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Pixar has a rare reputation for producing hugely original and entertaining films, so it is with some trepidation that I note of late they’ve started doing sequels: Toy Story 3, and now Cars 2. The cynic in me would point out that these also corresponded to the franchises with the greatest merchandising opportunity, and therefore profit, as opposed to the films with the most artistic merit; the original Cars is perhaps the weakest film to ever come out of the Pixar stable. However, the quality of this sequel, which far surpasses the first instalment, allows me to give them the benefit of the doubt for now.
In Cars 2, the annoying All-American shiny jock of a car, “Lightning McQueen”, suitably voiced by Owen Wilson, thankfully takes more of a back seat (so to speak). Instead, his loveable, small-town deep-South clichéd friend, “Tow Mater”, takes the leading role, voiced by Larry the Cable Guy (no, seriously, that’s what he’s credited as). The plot takes the form of a James Bond pastiche crossed with Formula 1, set in an intricately detailed animated world, where anthropomorphised vehicles are the sentient life forms.
The script is witty and the well-paced. Top British secret agent, “Finn McMissile”, voiced impeccably by Hollywood’s go-to stereotypical Brit, Michael Caine, is on the trail of some dastardly villain who is plotting to sabotage cars in the World Grand Prix, a race promoting a wonderful new ecological fuel, Allinol. Through a classic series of farcical events he believes Mater to be the American colleague he’s been sent to meet, and thus much comedy ensues as the plot twists and turns to its inevitable conclusion.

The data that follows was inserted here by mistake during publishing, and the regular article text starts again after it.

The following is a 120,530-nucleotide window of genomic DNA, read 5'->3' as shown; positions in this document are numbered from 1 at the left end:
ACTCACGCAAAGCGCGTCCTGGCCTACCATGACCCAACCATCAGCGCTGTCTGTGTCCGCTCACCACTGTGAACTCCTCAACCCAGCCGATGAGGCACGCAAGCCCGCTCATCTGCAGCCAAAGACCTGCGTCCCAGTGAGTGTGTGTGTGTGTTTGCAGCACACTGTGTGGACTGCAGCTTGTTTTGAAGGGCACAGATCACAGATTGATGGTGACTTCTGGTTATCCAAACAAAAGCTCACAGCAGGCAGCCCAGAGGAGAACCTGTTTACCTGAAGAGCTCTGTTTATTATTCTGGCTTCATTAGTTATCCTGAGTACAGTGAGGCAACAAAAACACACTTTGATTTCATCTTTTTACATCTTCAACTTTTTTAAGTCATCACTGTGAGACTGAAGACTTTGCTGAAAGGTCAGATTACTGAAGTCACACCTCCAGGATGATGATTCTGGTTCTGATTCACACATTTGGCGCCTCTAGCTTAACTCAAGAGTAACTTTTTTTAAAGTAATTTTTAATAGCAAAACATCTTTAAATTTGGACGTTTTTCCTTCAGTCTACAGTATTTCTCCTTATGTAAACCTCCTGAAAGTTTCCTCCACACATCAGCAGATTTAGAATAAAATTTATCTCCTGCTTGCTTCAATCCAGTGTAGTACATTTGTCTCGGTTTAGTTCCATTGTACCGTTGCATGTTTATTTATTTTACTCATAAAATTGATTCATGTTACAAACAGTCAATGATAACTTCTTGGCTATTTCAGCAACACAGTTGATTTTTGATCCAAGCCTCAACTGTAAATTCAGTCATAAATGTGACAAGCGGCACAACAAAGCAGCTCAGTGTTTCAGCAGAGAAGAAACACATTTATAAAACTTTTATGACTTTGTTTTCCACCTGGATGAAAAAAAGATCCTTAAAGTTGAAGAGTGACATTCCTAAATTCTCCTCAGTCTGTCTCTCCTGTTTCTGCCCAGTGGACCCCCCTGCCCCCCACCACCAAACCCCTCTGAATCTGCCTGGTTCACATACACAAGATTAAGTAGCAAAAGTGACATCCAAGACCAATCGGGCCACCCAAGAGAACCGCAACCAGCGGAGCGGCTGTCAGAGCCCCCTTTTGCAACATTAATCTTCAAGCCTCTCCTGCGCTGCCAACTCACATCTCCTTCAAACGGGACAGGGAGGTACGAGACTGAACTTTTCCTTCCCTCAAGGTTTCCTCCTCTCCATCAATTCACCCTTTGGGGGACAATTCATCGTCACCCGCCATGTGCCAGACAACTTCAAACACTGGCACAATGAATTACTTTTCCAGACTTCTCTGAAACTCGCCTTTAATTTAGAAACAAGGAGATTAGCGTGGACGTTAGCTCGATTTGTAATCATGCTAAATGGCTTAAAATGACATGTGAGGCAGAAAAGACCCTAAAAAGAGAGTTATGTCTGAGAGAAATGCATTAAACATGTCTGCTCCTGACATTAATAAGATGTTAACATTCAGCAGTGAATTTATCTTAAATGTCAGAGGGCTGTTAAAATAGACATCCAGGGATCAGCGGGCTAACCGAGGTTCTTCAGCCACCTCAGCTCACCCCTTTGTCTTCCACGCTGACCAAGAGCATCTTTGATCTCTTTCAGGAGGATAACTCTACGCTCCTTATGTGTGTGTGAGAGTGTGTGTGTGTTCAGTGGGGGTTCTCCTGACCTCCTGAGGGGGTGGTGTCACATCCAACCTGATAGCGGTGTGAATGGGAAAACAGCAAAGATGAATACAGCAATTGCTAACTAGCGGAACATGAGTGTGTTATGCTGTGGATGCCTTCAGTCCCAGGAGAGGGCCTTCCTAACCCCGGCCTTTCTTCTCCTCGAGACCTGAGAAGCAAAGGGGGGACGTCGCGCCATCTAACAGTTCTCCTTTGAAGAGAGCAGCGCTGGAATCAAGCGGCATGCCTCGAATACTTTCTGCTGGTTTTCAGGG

The animation is of course stunning, with varied backdrops and many special effects allowing the artists to run wild; from sea to desert, with explosions in between, this is the current pinnacle of computer animation. The Tokyo setting is a glorious neon-coloured homage to anime, the Italian Mediterranean impossibly rustic and attractive, and the stereotypical London stuffed with more British flags than really exist in the whole United Kingdom.
Whilst Cars 2 lacks the originality of Wall-E or the empathetic connection of Toy Story, it remains thoroughly entertaining, and the inimitable Pixar attention to detail still lifts it a cut above most of its animated contemporaries. From subtle references to other films, such as Finn’s, “And I suppose you think I work in Import/Export”, (James Bond’s cover story), to the incomprehensible Japanese toilet, there are hundreds of little throwaway background details that are sure to make you turn to your friend and go “did you notice?” as soon as the credits roll.
Allinol, perhaps not pole position, but still on the podium.